02-23-17 | Blog Post

The importance of infrastructure to Big Data analytics

Blog Posts

computer processing unit closeupEveryone wants in with Big Data, whether it’s to get more insight on patient records, customer behavior, or the college admissions process. But if you don’t have the right tools, you can quickly find yourself in the deep end wading through that much data. How do you stay on top of it?

Big Data starts at the infrastructure level. Once you have the proper hardware in place, then you can move up the stack and focus on your database and applications. To do that, you must first eliminate the bottleneck that infrastructure can create. Today’s infrastructure needs to handle enormous amounts of data, meaning it needs high-performance processing and storage power.

There are three major reasons companies invest in Big Data, and those reasons correlate directly to having the proper infrastructure.

  1. Access: As cloud consumers, we want more visibility into our customers and their behaviors, so we can create better interactions and develop new products and services for them.
  2. Speed: We want to process as much data as possible, as fast as possible, so we have as many insights in real time as possible.
  3. Availability: We want 99.9 percent uptime (or better) so we can quickly make decisions or correct errors when needed without impacting customers.

It is these values that are shaping the way many companies look at their Big Data strategy within their organization. To that effect, there have been three evolutions of infrastructure that have directly created benefits for the above listed values:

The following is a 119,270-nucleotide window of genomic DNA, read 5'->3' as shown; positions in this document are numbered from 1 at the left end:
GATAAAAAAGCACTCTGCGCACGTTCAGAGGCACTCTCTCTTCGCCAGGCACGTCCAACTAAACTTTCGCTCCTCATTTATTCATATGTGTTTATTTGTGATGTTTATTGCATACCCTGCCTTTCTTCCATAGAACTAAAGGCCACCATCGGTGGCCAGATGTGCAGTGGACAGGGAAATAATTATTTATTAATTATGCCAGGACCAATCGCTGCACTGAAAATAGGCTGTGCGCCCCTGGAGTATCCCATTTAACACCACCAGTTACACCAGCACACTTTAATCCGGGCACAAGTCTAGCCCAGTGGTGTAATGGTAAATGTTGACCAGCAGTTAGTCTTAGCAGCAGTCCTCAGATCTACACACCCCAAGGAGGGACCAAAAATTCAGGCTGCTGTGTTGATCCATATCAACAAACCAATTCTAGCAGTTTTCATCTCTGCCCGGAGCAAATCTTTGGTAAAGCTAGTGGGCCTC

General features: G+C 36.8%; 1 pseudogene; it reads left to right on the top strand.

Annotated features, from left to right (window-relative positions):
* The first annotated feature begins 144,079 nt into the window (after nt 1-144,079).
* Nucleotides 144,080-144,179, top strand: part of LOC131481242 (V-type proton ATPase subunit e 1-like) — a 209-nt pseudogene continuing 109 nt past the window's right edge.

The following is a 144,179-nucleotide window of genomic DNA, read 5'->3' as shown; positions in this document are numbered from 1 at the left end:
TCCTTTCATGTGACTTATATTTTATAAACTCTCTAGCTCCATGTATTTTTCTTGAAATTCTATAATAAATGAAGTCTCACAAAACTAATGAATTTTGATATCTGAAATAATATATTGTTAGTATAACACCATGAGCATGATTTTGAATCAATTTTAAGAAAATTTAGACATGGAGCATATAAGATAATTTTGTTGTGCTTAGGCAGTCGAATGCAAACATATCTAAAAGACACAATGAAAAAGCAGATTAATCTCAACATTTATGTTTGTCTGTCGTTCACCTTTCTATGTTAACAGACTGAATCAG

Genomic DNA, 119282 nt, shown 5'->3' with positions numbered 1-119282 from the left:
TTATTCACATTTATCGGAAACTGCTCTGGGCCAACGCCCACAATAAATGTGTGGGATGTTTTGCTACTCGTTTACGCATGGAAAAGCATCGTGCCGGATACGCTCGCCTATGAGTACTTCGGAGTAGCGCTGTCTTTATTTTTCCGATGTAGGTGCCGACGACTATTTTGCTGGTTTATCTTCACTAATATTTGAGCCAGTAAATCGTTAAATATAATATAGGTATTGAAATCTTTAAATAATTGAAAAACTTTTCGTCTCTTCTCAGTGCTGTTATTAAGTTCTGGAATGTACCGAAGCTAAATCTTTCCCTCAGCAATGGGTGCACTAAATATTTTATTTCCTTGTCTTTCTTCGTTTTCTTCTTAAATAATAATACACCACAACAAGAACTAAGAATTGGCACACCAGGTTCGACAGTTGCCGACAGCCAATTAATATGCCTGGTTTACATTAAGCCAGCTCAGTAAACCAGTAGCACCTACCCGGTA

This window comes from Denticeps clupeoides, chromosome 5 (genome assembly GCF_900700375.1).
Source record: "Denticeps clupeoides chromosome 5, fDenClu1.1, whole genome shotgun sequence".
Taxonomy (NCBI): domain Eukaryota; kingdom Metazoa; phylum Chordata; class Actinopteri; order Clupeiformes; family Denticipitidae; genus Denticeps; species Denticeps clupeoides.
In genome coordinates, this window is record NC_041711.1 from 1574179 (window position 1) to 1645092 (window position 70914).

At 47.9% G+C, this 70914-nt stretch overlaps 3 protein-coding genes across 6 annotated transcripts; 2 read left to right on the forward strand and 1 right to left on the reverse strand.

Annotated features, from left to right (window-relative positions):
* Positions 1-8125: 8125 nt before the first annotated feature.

1. Getting rid of mechanical components by moving to all-flash. With fewer moving parts, it’s easier for the data to travel. Faster travel times leads to more efficient data analysis.
  2. Collapsing the distance data has to travel. In the early days of computers, the memory and the CPU used to be across the room from each other. That meant the raw data had to travel quite a distance before being processed, which then took additional time with all those mechanical parts. Now, we have our components within millimeters (or less) of each other. The less distance an object has to go, the shorter time it takes for it to travel, and the faster we can process the information.
  3. Adding more data to be processed. When you can widen the data pipe, it allows for more signals to be processed at the same rate. While we might only be able to make data process so fast, there’s nothing to stop us from processing more of it at the same rate.

It’s up to you to decide how to handle all of your data, but you must have your infrastructure in place first. Once you architect the right hardware to easily handle the large volumes of data Big Data has come to signify, you can move forward with your Big Data strategy. Today’s infrastructure has come remarkably far from the past, and you should look for a solution that’s designed to handle high-performance loads. Learn more about Online Tech’s all-flash cloud infrastructure and how it can help your business fulfill its Big Data needs.

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